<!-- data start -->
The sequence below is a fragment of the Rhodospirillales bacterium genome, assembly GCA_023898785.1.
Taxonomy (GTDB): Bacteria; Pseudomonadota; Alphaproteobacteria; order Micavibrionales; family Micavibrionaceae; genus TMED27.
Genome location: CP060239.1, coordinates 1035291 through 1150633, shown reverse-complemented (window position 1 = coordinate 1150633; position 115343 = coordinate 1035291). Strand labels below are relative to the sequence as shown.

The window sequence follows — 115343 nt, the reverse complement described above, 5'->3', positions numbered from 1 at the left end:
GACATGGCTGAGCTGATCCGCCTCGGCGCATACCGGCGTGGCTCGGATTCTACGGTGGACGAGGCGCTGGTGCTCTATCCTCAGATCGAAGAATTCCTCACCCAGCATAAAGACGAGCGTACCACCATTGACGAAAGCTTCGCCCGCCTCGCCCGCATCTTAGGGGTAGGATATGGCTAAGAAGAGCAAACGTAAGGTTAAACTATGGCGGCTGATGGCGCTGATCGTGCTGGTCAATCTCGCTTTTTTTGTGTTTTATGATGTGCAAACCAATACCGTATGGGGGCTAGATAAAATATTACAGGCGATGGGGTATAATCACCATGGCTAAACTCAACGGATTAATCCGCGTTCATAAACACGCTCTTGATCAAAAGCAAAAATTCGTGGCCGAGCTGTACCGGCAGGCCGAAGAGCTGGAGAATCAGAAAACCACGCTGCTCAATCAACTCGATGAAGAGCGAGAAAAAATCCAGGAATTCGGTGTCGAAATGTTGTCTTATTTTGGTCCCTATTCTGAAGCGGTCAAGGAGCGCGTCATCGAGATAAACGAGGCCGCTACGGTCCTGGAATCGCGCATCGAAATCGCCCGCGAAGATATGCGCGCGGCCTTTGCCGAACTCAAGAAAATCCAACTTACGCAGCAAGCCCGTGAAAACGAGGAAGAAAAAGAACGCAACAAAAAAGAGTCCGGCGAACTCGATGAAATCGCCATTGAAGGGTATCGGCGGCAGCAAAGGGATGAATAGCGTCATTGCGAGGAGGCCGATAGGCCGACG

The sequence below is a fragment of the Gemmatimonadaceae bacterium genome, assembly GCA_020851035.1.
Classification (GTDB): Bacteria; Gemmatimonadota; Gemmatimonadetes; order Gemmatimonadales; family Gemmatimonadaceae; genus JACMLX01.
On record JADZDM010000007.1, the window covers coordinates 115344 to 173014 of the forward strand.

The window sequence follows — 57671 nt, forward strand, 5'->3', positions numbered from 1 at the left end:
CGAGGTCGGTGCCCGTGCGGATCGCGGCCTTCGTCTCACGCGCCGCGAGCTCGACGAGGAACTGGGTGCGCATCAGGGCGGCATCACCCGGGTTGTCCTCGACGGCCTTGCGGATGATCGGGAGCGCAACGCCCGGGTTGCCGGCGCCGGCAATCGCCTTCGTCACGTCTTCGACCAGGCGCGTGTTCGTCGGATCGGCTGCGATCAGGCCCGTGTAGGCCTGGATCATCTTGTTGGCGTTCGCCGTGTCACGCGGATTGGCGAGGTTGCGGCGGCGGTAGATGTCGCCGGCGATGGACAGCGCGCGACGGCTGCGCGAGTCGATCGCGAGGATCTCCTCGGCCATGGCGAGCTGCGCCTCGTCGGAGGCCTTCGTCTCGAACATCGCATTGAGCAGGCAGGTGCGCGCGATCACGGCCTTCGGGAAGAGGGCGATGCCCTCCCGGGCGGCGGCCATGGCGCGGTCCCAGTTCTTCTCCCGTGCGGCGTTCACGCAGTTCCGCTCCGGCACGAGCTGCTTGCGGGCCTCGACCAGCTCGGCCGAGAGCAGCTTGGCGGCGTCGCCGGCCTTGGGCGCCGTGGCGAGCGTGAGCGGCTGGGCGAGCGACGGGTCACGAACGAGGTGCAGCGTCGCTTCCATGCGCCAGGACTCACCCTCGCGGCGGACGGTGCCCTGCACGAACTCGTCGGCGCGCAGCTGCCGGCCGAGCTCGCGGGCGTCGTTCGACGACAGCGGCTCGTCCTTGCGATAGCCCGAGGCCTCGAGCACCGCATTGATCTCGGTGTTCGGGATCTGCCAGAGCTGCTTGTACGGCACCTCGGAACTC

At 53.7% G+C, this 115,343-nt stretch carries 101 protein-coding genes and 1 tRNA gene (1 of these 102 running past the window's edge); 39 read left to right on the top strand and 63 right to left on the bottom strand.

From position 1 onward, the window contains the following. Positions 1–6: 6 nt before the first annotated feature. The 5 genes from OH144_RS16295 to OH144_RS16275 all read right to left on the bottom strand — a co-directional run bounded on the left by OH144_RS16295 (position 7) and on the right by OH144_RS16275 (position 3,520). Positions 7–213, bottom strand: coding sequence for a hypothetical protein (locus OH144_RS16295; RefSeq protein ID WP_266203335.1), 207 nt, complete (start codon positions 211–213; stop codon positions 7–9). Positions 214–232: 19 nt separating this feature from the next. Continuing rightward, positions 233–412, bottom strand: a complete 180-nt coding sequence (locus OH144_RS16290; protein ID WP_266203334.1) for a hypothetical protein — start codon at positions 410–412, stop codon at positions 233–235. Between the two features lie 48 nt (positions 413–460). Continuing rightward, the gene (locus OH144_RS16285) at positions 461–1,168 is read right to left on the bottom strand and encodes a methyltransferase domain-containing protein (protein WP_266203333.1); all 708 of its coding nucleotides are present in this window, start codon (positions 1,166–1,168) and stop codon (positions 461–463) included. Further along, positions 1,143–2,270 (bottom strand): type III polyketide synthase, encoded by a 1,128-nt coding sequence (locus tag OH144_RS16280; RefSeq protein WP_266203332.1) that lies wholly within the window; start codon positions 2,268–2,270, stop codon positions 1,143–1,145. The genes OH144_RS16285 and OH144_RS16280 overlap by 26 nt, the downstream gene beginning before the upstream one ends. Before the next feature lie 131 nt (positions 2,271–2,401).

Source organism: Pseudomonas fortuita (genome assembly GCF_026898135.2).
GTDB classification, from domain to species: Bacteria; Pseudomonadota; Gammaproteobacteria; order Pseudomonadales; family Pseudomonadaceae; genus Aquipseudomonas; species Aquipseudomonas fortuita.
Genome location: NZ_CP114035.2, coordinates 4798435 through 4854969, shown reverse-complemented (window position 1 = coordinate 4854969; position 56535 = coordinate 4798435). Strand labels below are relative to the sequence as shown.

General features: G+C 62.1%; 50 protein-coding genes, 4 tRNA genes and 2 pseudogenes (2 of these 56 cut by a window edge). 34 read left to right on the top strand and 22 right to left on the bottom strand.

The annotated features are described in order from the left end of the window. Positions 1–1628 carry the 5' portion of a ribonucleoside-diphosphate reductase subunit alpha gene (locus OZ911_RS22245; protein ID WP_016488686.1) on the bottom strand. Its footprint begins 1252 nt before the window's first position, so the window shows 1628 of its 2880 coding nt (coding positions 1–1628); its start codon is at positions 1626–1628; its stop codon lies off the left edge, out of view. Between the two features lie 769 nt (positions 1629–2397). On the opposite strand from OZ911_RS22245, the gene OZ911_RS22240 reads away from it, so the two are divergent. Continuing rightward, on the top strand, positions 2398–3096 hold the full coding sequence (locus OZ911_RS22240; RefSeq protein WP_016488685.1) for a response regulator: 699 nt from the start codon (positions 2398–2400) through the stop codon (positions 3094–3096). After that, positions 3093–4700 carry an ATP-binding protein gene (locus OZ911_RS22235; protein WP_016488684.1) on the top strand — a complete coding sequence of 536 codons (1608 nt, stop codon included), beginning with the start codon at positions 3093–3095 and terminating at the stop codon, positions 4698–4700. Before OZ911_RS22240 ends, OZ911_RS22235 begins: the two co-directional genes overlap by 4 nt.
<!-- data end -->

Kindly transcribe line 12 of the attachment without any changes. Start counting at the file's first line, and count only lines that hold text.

From position 1 onward, the window contains the following. Positions 1–6: 6 nt before the first annotated feature. The 5 genes from OH144_RS16295 to OH144_RS16275 all read right to left on the bottom strand — a co-directional run bounded on the left by OH144_RS16295 (position 7) and on the right by OH144_RS16275 (position 3,520). Positions 7–213, bottom strand: coding sequence for a hypothetical protein (locus OH144_RS16295; RefSeq protein ID WP_266203335.1), 207 nt, complete (start codon positions 211–213; stop codon positions 7–9). Positions 214–232: 19 nt separating this feature from the next. Continuing rightward, positions 233–412, bottom strand: a complete 180-nt coding sequence (locus OH144_RS16290; protein ID WP_266203334.1) for a hypothetical protein — start codon at positions 410–412, stop codon at positions 233–235. Between the two features lie 48 nt (positions 413–460). Continuing rightward, the gene (locus OH144_RS16285) at positions 461–1,168 is read right to left on the bottom strand and encodes a methyltransferase domain-containing protein (protein WP_266203333.1); all 708 of its coding nucleotides are present in this window, start codon (positions 1,166–1,168) and stop codon (positions 461–463) included. Further along, positions 1,143–2,270 (bottom strand): type III polyketide synthase, encoded by a 1,128-nt coding sequence (locus tag OH144_RS16280; RefSeq protein WP_266203332.1) that lies wholly within the window; start codon positions 2,268–2,270, stop codon positions 1,143–1,145. The genes OH144_RS16285 and OH144_RS16280 overlap by 26 nt, the downstream gene beginning before the upstream one ends. Before the next feature lie 131 nt (positions 2,271–2,401).